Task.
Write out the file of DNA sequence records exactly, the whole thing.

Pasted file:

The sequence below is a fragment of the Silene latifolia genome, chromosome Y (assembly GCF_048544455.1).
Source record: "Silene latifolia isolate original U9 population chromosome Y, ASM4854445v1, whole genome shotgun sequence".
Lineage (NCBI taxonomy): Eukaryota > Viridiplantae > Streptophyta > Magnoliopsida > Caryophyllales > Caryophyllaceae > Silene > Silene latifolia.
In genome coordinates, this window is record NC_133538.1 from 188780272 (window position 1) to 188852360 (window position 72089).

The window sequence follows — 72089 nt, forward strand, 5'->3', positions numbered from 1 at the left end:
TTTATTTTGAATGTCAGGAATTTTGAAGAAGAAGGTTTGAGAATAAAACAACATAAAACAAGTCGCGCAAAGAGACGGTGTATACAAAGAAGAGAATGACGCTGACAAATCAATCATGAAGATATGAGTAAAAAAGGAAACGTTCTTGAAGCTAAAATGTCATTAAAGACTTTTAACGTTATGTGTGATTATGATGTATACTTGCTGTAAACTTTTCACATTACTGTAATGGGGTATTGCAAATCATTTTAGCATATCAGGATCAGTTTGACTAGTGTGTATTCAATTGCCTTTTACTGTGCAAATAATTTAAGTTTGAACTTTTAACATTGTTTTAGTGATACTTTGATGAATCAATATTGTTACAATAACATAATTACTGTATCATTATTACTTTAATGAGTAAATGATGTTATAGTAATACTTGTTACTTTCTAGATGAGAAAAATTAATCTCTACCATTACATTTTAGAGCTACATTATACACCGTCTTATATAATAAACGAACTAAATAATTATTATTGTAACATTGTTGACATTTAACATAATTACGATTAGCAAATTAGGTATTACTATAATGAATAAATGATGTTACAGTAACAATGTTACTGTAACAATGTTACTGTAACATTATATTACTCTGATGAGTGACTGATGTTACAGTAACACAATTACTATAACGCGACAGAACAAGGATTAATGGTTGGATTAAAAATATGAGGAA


The sequence below is a fragment of the Silene latifolia genome, chromosome Y (assembly GCF_048544455.1).
Source record: "Silene latifolia isolate original U9 population chromosome Y, ASM4854445v1, whole genome shotgun sequence".
Lineage (NCBI taxonomy): Eukaryota > Viridiplantae > Streptophyta > Magnoliopsida > Caryophyllales > Caryophyllaceae > Silene > Silene latifolia.
In genome coordinates, this window is record NC_133538.1 from 188780272 (window position 1) to 188852360 (window position 72089).

The window sequence follows — 72089 nt, forward strand, 5'->3', positions numbered from 1 at the left end:
TTTATTTTGAATGTCAGGAATTTTGAAGAAGAAGGTTTGAGAATAAAACAACATAAAACAAGTCGCGCAAAGAGACGGTGTATACAAAGAAGAGAATGACGCTGACAAATCAATCATGAAGATATGAGTAAAAAAGGAAACGTTCTTGAAGCTAAAATGTCATTAAAGACTTTTAACGTTATGTGTGATTATGATGTATACTTGCTGTAAACTTTTCACATTACTGTAATGGGGTATTGCAAATCATTTTAGCATATCAGGATCAGTTTGACTAGTGTGTATTCAATTGCCTTTTACTGTGCAAATAATTTAAGTTTGAACTTTTAACATTGTTTTAGTGATACTTTGATGAATCAATATTGTTACAATAACATAATTACTGTATCATTATTACTTTAATGAGTAAATGATGTTATAGTAATACTTGTTACTTTCTAGATGAGAAAAATTAATCTCTACCATTACATTTTAGAGCTACATTATACACCGTCTTATATAATAAACGAACTAAATAATTATTATTGTAACATTGTTGACATTTAACATAATTACGATTAGCAAATTAGGTATTACTATAATGAATAAATGATGTTACAGTAACAATGTTACTGTAACAATGTTACTGTAACATTATATTACTCTGATGAGTGACTGATGTTACAGTAACACAATTACTATAACGCGACAGAACAAGGATTAATGGTTGGATTAAAAATATGAGGAA